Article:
Teresa was not alone. Some 105,000 Filipinas labor in Hong Kong as amahs, or maids. Almost a decade after the People’s Power revolution that toppled Ferdinand Marcos, the plight of these women remains a standing indictment of the Philippine government’s staunchly protectionist economic policies. Like Teresa, the amahs are for the most part smart, relatively well-educated women who found the door of opportunity slammed shut at home. They have college degrees in disciplines ranging from accounting to education, yet they find themselves cooking meals and scrubbing floors for Hong Kong shop clerks and secretaries. Like Teresa, many of them are mothers who are now raising other people’s children while their own grow up without them. Underscoring their predicament is a cruel irony: A generation ago, Filipino families imported Chinese maids.

Today the situation has reached crisis proportions. Within East Asia, disparities in prosperity have led to huge labor outflows, mostly from poorer countries such as the Philippines to richer ones such as Hong Kong, Singapore, and Korea. The maids are only the legal tip of a Filipino iceberg that includes such diverse occupations as nightclub dancers, construction workers, shop clerks, and mechanics. Their growing numbers and negative image have become sensitive issues both at home and abroad. When Teresa first arrived in Hong Kong 10 years ago, there were only 24,800 Filipina amahs at work; now there are more than four times that many, and locals complain that the women occupy the city center on Sundays, their one day off.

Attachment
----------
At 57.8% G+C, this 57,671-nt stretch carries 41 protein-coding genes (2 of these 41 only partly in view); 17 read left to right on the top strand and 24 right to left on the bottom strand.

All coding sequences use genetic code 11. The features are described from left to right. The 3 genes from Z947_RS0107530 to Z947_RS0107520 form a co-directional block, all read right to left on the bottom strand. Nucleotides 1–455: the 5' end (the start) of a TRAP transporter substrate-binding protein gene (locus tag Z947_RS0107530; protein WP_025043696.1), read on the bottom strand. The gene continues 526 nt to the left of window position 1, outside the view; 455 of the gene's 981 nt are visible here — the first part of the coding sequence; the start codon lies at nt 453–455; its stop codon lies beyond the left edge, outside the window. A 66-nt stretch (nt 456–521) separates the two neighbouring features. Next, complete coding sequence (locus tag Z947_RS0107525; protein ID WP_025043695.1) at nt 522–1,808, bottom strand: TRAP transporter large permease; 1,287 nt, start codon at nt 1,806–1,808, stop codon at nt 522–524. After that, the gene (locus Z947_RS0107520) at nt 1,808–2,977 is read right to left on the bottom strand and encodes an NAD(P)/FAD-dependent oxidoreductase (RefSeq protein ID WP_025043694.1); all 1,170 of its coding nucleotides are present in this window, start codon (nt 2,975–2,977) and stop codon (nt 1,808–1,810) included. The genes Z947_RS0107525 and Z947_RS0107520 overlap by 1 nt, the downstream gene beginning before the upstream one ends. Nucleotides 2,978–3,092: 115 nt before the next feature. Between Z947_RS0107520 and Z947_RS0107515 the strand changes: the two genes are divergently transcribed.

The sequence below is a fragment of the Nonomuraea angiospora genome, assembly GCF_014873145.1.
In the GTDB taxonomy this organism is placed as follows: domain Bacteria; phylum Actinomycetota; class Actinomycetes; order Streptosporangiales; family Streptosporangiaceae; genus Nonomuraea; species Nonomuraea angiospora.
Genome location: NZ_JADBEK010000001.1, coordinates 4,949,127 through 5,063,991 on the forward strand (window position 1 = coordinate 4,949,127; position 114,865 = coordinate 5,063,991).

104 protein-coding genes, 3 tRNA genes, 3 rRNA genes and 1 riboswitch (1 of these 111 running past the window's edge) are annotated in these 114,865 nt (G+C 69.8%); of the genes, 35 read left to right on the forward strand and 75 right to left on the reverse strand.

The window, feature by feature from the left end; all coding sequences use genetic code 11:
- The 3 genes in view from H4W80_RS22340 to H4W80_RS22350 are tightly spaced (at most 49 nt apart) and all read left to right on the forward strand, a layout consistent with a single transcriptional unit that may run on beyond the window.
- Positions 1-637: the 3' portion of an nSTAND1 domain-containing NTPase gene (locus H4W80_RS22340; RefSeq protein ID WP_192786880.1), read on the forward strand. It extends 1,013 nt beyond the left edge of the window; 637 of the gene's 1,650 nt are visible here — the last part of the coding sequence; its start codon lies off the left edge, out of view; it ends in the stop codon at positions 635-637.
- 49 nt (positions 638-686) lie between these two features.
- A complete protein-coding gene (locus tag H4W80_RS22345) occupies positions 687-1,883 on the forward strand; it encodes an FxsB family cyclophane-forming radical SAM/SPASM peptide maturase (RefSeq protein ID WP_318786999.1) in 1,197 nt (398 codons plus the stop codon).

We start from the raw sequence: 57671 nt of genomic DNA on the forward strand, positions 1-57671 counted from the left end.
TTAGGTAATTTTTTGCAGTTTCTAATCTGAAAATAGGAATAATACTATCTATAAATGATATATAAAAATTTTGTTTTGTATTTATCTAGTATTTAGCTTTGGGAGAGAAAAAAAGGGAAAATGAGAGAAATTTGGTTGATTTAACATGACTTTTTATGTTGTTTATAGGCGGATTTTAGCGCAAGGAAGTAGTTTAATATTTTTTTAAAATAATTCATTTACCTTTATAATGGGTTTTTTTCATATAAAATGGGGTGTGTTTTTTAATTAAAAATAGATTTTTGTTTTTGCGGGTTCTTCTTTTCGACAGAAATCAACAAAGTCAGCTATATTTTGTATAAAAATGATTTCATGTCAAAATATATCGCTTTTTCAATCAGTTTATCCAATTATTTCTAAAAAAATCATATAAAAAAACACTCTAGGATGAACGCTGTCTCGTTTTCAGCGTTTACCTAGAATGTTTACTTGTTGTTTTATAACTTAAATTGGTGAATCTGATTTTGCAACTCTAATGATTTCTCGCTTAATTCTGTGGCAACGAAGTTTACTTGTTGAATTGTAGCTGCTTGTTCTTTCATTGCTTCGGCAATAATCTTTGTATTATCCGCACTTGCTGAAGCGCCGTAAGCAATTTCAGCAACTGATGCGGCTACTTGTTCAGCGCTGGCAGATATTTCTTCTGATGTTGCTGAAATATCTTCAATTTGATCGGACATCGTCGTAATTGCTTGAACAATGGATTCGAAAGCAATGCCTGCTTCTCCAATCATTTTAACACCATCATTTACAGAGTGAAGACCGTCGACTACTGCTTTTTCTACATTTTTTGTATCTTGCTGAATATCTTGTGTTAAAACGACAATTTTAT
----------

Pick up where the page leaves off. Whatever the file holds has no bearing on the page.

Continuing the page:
In the Philippines, the debased condition of these women has led to legislation calling for an end to the Overseas Worker Program. In 1993, Philippine public opinion was outraged by the death of a Filipina nightclub hostess in Japan whom Japanese authorities said died from hepatitis but whose family claimed she had been beaten. Filipinos are also upset by the virtual identification of domestic with Filipina throughout the region.

The current president, Fidel Ramos, has vowed to reverse some of the longstanding policies that have sent so many Filipinos abroad–a promise that the Philippine people have heard many times before. Ramos’s biggest obstacle is a reluctance among the Philippine establishment to admit that its self-perpetuating economic policies are largely responsible for the country’s descent into poverty.